Menstruation Matters: Challenging the Law's Silence on Periods
Forthcoming, NYU Press 2022
24 Pages Posted: 16 Jun 2021 Last revised: 15 Dec 2021
Date Written: June 4, 2021
As we embarked on writing this book in 2020, the COVID-19 pandemic had just begun to reach the United States. For several years, we had been closely following the state-by-state campaign to repeal the sales tax on menstrual products—commonly called the “tampon tax.” This kind of gender discrimination, at the cash register and otherwise, flourishes in a culture of silence, stigma, and shame associated with menstruation. As law professors, we were struck by the fact that the law seemed mostly silent about menstruation, even though approximately half the population menstruates for a large portion of their lives. Until recently, most people would have said that periods are private matters not to be discussed in public. The pandemic may have changed that culture of silence, though, as “period poverty” became more visible both in the United States and elsewhere. Menstrual products like tampons and pads were revealed as the essential products that they are; during a time of stay-at-home orders and disruptions in supply chains, the importance of being able to address the involuntary biological process of menstruation in a reliable, safe, and affordable way became more obvious than ever.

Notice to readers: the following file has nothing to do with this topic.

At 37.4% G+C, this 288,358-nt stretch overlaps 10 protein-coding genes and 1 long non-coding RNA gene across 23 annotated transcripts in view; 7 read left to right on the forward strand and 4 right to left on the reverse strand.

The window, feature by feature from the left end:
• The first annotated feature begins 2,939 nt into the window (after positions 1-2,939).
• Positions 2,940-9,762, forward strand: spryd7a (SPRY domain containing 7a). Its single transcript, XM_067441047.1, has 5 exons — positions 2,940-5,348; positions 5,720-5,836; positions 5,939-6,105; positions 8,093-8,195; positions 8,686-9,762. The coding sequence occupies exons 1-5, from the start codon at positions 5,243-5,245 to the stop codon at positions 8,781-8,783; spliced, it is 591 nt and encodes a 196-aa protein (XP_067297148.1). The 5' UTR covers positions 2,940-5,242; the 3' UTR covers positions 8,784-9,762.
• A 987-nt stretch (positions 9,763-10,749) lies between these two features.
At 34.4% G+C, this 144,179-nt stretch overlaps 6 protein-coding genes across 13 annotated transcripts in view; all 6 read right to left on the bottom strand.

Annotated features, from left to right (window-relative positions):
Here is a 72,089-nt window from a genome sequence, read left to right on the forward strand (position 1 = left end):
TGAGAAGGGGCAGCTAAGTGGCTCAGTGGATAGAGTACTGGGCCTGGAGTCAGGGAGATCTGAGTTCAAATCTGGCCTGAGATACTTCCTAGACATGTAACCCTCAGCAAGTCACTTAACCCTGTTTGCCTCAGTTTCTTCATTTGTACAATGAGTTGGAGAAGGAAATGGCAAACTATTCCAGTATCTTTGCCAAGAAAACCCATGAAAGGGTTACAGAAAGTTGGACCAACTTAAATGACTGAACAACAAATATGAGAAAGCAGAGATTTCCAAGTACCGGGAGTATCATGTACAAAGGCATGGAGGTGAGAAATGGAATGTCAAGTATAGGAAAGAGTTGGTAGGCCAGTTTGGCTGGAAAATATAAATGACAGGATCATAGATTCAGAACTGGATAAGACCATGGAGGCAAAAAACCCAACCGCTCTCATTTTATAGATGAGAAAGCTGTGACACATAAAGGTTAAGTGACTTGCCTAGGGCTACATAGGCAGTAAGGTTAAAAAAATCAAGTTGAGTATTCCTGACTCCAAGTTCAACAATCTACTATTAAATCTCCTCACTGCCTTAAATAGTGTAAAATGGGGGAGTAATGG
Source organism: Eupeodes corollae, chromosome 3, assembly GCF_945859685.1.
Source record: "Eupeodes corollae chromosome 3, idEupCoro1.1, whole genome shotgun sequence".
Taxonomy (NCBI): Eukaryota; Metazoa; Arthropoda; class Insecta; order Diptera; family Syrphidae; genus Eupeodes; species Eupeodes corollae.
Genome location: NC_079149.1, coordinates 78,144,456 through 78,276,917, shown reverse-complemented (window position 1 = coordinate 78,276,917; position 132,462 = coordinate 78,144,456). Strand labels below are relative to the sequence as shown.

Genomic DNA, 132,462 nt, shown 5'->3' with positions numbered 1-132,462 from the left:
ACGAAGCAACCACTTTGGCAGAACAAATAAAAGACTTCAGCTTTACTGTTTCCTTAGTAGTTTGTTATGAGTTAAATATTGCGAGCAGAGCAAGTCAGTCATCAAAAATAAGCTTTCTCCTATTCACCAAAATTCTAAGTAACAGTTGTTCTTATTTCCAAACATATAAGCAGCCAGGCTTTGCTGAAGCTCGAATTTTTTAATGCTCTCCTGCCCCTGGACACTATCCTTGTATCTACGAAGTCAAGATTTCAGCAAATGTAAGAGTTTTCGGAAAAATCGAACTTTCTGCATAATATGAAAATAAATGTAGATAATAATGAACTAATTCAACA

Inspired by the work of advocates of all ages, we set out to explore the many ways that menstruation matters in law and life in the United States. The topics covered in this book range from cultural attitudes toward menstruation, the tampon tax, the need for accessible products in schools, prisons, and other public buildings, employment discrimination matters, health and environmental concerns, the complex market for menstrual products, and how similar issues manifest in other countries. Our book asks what the law says about menstruation (spoiler alert: not much) and lays out a course of action for legal reform aimed at eliminating menstruation-related barriers to full participation in all aspects of public life.
Keywords: menstruation, period poverty, tampon tax, employment, schools, prisons, health, environment, immigration, human rights
JEL Classification: K1,K34
Suggested Citation: Suggested Citation